It has taken Facebook more than a year to pick the 25 winners of its FBFund grants competition, who have received $25,000 prizes. And now those 25 can try for $250,000 more, according to Facebook's FAQ: "The top 25 applications [in round I] will receive $25k grant. After Round I the top 25 may resubmit to apply for one of five $250k grants awarded in Round II." So if you win both grants, you get $275K, right? Wrong!By Facebook's math, one $25,000 grant + one $250,000 grant = a total of $250,000. In announcing the Round I winners, Facebook's Catherine Lee pulled a $225,000 figure out of thin air: "Once round two closes in December, we will announce our five finalists, each of which will receive up to an additional $225,000 in funding." I'm sure Facebook flack Elliot Schrage has some highly entertaining explanation for this which he will deliver straightfaced to other reporters, who will then call us and howl with laughter. For now, we're content to just blame Sheryl Sandberg.
BarTab. Thankster. Daikon. Pongr. Newsbrane. Faithfeed. Koofers. Say the names of the apps which won Facebook's application-writing contest out loud, and you instantly understand what a joke the process must have been. What's really funny is how long it took Facebook's grants committee to arrive at this list of 25 winners, who will receive a second round of $25,000 grants from Facebook's FBFund and "mentoring" from Facebook employees. (Sadly, no therapy is included.)Facebook had first promised an announcement for September 22, then October 10. The results finally came today — only after Valleywag pointed out the ongoing delay. Facebook is now spinning the "amazing diversity" of its winners. Translation: They gave up and picked them at random. A suggestion to Facebook's grant-granters: If no one deserves a prize, it's totally okay not to give one.
Silicon Valley's bubble in Facebook-apps startup has been our own local version of the crisis in toxic mortgage securities. With venture capitalists growing leary of the concept, developers have been eagerly awaiting the outcome of Facebook's FBFund, a grants program for applications startups. Results were promised on September 22, then again last Friday; Facebook still hasn't made a decision on the lucky winners. Why? Because Facebook's applications platform has become, like everything else in the company, a scene of rabidly intense politicking.Here's an update for anyone who didn't get the memo: Facebook's applications "platform," a set of software tools for embedding timewasting entertainments within the social network's pages, is not a level playing field. Some applications are more equal than others. That's only become clearer since Facebook foolishly put Facebook's platform in the hands of its top flack, Washington-trained bloviator Elliot Schrage. Facebook's Great Apps program, meant to designate higher-quality applications, has become a shameful excuse for nepotism. Awarding money on the merits is hard enough. When you mix in the need to help out your COO's brother-in-law's pet startup, or your ex-president's latest venture, it complicates matters. Is Facebook going to come out with a list of apps to fund that it's truly proud of? Or will this look more like an appropriations bill after it's made its way through Congress, larded with earmarks?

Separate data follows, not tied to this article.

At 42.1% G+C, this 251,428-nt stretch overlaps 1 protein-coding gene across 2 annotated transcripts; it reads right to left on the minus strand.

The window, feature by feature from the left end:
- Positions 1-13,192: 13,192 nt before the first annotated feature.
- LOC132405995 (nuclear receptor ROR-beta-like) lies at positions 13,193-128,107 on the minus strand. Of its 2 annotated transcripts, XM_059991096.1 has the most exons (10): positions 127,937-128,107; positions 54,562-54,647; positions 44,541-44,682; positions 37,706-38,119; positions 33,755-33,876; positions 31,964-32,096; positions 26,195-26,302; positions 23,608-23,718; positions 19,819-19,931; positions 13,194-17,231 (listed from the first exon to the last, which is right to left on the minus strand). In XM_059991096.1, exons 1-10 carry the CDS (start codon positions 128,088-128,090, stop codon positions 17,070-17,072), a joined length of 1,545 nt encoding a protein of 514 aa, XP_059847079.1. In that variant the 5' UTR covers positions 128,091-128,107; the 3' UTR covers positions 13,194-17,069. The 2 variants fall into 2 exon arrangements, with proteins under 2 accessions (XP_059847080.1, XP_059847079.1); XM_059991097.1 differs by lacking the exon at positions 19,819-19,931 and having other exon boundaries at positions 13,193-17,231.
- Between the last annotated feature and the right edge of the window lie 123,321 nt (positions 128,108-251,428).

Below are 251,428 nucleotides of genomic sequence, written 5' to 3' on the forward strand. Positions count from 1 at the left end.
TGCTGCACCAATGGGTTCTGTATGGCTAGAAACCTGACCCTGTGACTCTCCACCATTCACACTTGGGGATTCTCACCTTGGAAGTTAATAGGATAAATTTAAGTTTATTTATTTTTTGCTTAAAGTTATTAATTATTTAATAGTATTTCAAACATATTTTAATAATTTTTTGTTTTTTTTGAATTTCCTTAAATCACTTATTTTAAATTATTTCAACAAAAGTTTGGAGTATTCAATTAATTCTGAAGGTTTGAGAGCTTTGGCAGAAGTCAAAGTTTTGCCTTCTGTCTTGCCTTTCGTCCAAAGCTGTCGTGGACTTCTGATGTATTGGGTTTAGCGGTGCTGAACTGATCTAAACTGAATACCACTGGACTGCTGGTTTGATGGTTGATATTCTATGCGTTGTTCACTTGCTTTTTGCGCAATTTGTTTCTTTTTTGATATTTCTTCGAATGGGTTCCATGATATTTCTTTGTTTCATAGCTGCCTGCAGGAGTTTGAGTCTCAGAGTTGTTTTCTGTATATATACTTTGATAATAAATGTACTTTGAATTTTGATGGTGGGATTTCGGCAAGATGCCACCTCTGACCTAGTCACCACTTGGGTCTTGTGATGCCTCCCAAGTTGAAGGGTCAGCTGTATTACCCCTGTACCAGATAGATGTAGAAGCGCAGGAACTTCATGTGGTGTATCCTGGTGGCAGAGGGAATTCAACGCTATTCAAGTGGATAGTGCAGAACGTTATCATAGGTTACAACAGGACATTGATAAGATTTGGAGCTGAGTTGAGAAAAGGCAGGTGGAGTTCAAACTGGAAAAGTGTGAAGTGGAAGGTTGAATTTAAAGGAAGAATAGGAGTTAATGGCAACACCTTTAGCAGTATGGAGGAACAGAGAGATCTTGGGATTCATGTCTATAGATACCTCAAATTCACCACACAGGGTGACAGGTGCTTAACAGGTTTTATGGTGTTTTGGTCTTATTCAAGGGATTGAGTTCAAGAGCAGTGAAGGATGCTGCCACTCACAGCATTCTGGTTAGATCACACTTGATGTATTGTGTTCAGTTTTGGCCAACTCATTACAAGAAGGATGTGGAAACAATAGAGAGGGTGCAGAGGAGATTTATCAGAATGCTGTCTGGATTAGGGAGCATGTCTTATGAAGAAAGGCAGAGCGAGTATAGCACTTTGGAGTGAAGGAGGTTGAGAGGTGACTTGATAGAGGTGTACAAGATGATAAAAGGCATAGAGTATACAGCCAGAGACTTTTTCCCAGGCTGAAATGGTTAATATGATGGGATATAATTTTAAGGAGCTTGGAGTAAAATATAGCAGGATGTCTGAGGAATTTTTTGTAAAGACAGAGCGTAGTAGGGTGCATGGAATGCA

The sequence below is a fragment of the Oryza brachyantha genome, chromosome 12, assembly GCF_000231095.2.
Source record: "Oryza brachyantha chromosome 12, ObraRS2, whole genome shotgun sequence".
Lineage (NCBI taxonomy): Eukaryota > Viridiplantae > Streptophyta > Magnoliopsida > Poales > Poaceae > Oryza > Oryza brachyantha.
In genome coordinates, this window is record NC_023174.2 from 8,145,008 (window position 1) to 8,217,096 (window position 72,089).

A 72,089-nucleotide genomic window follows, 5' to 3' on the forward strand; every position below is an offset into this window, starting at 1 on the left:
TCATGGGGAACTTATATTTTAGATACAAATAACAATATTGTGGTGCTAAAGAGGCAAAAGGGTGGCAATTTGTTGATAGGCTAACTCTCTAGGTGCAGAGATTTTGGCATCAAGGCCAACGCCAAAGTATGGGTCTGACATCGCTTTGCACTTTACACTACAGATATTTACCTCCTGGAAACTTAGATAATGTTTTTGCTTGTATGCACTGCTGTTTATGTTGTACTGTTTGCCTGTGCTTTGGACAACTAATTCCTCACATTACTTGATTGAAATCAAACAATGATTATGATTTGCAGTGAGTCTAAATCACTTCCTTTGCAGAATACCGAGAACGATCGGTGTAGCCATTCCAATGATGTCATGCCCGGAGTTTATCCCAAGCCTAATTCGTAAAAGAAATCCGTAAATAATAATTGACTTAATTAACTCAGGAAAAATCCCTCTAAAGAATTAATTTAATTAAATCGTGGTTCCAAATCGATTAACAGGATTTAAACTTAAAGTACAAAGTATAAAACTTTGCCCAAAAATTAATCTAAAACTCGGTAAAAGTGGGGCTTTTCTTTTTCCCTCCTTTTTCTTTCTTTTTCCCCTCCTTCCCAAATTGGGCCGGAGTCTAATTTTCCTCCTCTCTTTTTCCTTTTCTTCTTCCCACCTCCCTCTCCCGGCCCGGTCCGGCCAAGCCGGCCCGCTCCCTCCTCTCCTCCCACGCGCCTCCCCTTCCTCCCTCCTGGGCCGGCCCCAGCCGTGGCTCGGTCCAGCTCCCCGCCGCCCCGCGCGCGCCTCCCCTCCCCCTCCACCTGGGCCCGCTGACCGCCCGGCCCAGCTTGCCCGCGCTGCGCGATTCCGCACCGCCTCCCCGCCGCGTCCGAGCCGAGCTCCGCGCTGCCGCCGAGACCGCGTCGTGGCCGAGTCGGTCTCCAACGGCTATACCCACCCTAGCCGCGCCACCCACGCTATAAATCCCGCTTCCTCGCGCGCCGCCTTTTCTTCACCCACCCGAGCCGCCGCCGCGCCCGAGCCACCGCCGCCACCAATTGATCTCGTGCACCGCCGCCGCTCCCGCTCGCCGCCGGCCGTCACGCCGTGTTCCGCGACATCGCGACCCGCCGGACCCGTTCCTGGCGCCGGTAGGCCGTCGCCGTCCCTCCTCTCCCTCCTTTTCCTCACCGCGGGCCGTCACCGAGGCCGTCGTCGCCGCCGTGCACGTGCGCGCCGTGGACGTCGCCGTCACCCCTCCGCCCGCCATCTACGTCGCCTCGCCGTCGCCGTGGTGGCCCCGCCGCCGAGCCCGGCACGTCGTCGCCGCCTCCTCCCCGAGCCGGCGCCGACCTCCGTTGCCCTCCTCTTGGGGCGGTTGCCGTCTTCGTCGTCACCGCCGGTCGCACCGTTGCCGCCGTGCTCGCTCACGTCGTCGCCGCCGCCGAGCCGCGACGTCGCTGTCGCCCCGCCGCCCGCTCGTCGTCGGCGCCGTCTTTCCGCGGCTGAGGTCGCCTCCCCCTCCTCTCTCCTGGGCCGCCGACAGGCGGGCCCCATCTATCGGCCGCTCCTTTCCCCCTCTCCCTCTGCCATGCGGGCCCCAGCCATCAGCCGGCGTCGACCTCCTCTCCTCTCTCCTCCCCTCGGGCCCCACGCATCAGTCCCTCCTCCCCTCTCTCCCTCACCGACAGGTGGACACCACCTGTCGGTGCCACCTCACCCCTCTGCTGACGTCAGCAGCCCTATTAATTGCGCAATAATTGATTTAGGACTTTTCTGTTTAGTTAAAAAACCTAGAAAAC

Facebook announced it will pay out $2 million to winners of its second fbFund developers' competition. 25 first-round winners will get $25,000 each, and five second-round winners will win $250,000. The money comes as a grant, not an investment, with the only stipulation being that Facebook backers Accel and Peter Thiel's Founders Fund get the right of first refusal for any investment rounds in the future.Last fall, Microsoft paid $240 million for 1.6 percent of Facebook, along with an advertising deal. That wasn't because it was a popular social network, but because the tech press was talking up Facebook as a platform for social applications — a Windows for widgets. Facebook's platform has fallen far short of that promise. The successful apps widgetmakers created in the first year of the platform's existence succeeded through spammy viral tactics, not by being particularly useful or fun for Facebook users. Social-games maker Zynga, for example, makes its games easier to win for users who invite their friends to play. Facebook began changing its platform rules to discourage such tactics in January. This summer, it brought out the stick, suspending popular applications like Top Friends for violations. Now comes the carrot, in the form of the fbFund. To taste Facebook's cash, developers must meet a specific set of criteria from Facebook. We've translated them from PR-speak below. Facebook's criteria:
Facebook and its two main backers, the Founders Fund's Peter Thiel and Accel's Jim Breyer, set up the fbFund in September, promising to dole out some $10 million in checks sized $25,000 to $250,000, made out to Facebook-app startups. The wantrepreneurs flooded Facebook. Facebook told them it reserved the right to rip off their idea, and mass-deleted their submissions. And still they came back for more. Now, at last, these sad-sack developers are starting to get their rejection letters, AllFacebook reports. Here's your copy.
Pity the poor Facebook-app developer. The hot social network won frothing fanboys up and down the Valley when it opened up its site to any programmer who wanted to create amusing add-ons. With MySpace actively blocking some third-party applications, Facebook looked like a hero. Now, however, the bloom is off the rose.